Environment Canada says rainfall warnings remain in effect for east and west Vancouver Island with up to 50 mm of rain expected in some parts.
The weather system that brought the heavy rain to B.C.’s coast over the past few days is expected to taper off for east Vancouver Island this afternoon, but heavy rains will continue on the west Island through to Friday night.
The warning for the east Island is in effect for Courtenay to Campbell River and Nanoose Bay to Fanny Bay.
“A frontal system will continue to bring rain at times heavy to the BC south coast,” Environment Canada says on its website.
“Heavy downpours can cause flash floods and water pooling on roads. If visibility is reduced while driving, turn on your lights and maintain a safe following distance. Localized flooding in low-lying areas is possible. Watch for possible washouts near rivers, creeks and culverts.”
On Jan. 12, the River Forecast Centre issued flood watches for Southern Vancouver Island, Eastern Vancouver Island, and Central Vancouver Island and high streamflow advisories for Western Vancouver Island and Northern Vancouver Island.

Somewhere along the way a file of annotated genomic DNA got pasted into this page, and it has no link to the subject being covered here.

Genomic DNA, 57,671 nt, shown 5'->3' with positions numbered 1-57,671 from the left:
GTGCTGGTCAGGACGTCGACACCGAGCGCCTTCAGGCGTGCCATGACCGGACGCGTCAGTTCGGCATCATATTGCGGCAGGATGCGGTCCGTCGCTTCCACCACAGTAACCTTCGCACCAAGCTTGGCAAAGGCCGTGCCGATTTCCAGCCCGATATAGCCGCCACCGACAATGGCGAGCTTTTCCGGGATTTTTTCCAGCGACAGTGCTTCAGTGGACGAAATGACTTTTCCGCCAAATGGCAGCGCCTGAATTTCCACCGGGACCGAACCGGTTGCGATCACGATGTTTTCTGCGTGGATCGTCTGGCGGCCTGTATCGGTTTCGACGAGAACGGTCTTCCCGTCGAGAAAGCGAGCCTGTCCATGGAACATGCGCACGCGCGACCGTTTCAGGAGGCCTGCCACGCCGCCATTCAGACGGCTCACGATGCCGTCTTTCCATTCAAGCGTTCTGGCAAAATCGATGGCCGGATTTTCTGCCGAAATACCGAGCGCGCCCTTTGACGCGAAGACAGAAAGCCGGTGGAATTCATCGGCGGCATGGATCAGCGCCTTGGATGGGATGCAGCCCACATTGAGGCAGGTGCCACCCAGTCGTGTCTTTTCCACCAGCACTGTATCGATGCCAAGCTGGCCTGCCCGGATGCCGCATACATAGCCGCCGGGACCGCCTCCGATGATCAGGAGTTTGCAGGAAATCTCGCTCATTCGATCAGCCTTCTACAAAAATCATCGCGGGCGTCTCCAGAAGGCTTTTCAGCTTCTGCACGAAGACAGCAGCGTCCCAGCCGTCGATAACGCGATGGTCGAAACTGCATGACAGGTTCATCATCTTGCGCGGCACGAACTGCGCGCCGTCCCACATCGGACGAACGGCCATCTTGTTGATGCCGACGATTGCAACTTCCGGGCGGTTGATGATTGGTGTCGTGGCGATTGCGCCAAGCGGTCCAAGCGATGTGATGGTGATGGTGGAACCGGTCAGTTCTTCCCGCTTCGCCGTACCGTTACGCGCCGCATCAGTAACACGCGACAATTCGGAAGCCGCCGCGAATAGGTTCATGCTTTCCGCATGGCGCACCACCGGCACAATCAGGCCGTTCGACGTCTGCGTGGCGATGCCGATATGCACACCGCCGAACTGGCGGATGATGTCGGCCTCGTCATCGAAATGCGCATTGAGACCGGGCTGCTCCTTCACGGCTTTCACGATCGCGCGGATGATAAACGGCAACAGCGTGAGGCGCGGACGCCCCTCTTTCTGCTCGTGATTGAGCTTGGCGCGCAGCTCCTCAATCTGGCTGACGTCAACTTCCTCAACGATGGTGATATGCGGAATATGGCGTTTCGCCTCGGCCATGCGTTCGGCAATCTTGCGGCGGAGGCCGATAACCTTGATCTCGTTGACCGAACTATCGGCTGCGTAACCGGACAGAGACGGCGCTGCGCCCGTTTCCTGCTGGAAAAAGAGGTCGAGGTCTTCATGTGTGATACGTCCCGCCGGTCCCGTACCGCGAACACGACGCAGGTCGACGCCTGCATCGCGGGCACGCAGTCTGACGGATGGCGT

The flood warning system has three levels, with high streamflow advisories being the lowest, flood watch being the middle, and flood warning being the highest.
A high streamflow advisory means river levels are rising or are expected to rise rapidly but there is not expected to be major flooding. Minor flooding is possible.
A flood watch means the river levels will approach or may exceed bankfull and flooding in areas adjacent to the river may occur.
A flood warning means river levels will exceed or have exceeded bankfull and that flooding in areas adjacent to the river will result.
Additionally, Avalanche Canada has issued a level four out of five for avalanche risk on Vancouver Island.
“There’s a bit of uncertainty where we’re going to see rain, and where we’re going to see snow…But it looks like we’re getting really heavy snowfall in the alpine and that’s what’s leading to [the] high danger rating you’re seeing,” said Colin Garritty, a forecaster with Avalanche Canada.
-With files from CHEK’s Roger Collins and Dean Stoltz